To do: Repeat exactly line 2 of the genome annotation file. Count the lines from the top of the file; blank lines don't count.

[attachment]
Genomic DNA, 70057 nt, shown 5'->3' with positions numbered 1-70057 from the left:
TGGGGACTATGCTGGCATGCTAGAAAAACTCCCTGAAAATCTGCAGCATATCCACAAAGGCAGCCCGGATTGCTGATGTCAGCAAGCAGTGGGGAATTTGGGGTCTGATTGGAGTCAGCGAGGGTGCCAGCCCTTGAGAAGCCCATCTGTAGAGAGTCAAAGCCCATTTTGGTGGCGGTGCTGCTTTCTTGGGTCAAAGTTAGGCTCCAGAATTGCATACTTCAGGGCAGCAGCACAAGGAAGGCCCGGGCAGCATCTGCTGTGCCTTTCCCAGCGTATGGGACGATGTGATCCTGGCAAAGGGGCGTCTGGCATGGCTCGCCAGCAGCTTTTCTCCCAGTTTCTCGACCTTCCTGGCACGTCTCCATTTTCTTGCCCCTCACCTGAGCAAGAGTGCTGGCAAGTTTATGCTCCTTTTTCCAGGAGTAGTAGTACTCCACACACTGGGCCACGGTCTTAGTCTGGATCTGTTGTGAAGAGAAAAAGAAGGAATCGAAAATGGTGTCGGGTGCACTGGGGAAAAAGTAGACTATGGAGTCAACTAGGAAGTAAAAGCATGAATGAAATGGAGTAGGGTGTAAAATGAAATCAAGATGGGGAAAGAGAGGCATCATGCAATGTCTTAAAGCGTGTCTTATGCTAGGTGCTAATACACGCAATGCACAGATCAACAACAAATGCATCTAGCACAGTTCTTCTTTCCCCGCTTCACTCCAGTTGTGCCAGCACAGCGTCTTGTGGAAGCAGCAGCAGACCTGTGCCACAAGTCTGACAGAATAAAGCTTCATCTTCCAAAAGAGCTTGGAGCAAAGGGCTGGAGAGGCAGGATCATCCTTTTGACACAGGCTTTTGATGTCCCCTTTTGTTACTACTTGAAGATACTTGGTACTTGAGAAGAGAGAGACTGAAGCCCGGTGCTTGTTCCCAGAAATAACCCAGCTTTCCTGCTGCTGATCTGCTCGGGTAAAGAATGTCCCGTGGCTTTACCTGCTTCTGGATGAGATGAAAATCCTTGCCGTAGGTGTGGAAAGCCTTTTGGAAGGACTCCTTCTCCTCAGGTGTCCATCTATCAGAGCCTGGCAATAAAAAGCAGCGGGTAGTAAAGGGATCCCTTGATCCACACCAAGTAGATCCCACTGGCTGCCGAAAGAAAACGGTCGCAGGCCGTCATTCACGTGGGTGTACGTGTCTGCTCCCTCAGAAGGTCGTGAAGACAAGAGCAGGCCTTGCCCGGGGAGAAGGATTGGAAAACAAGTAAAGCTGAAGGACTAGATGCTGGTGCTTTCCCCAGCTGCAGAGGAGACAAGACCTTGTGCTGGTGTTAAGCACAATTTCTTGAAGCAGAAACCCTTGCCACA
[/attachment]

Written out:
TGGGGACTATGCTGGCATGCTAGAAAAACTCCCTGAAAATCTGCAGCATATCCACAAAGGCAGCCCGGATTGCTGATGTCAGCAAGCAGTGGGGAATTTGGGGTCTGATTGGAGTCAGCGAGGGTGCCAGCCCTTGAGAAGCCCATCTGTAGAGAGTCAAAGCCCATTTTGGTGGCGGTGCTGCTTTCTTGGGTCAAAGTTAGGCTCCAGAATTGCATACTTCAGGGCAGCAGCACAAGGAAGGCCCGGGCAGCATCTGCTGTGCCTTTCCCAGCGTATGGGACGATGTGATCCTGGCAAAGGGGCGTCTGGCATGGCTCGCCAGCAGCTTTTCTCCCAGTTTCTCGACCTTCCTGGCACGTCTCCATTTTCTTGCCCCTCACCTGAGCAAGAGTGCTGGCAAGTTTATGCTCCTTTTTCCAGGAGTAGTAGTACTCCACACACTGGGCCACGGTCTTAGTCTGGATCTGTTGTGAAGAGAAAAAGAAGGAATCGAAAATGGTGTCGGGTGCACTGGGGAAAAAGTAGACTATGGAGTCAACTAGGAAGTAAAAGCATGAATGAAATGGAGTAGGGTGTAAAATGAAATCAAGATGGGGAAAGAGAGGCATCATGCAATGTCTTAAAGCGTGTCTTATGCTAGGTGCTAATACACGCAATGCACAGATCAACAACAAATGCATCTAGCACAGTTCTTCTTTCCCCGCTTCACTCCAGTTGTGCCAGCACAGCGTCTTGTGGAAGCAGCAGCAGACCTGTGCCACAAGTCTGACAGAATAAAGCTTCATCTTCCAAAAGAGCTTGGAGCAAAGGGCTGGAGAGGCAGGATCATCCTTTTGACACAGGCTTTTGATGTCCCCTTTTGTTACTACTTGAAGATACTTGGTACTTGAGAAGAGAGAGACTGAAGCCCGGTGCTTGTTCCCAGAAATAACCCAGCTTTCCTGCTGCTGATCTGCTCGGGTAAAGAATGTCCCGTGGCTTTACCTGCTTCTGGATGAGATGAAAATCCTTGCCGTAGGTGTGGAAAGCCTTTTGGAAGGACTCCTTCTCCTCAGGTGTCCATCTATCAGAGCCTGGCAATAAAAAGCAGCGGGTAGTAAAGGGATCCCTTGATCCACACCAAGTAGATCCCACTGGCTGCCGAAAGAAAACGGTCGCAGGCCGTCATTCACGTGGGTGTACGTGTCTGCTCCCTCAGAAGGTCGTGAAGACAAGAGCAGGCCTTGCCCGGGGAGAAGGATTGGAAAACAAGTAAAGCTGAAGGACTAGATGCTGGTGCTTTCCCCAGCTGCAGAGGAGACAAGACCTTGTGCTGGTGTTAAGCACAATTTCTTGAAGCAGAAACCCTTGCCACA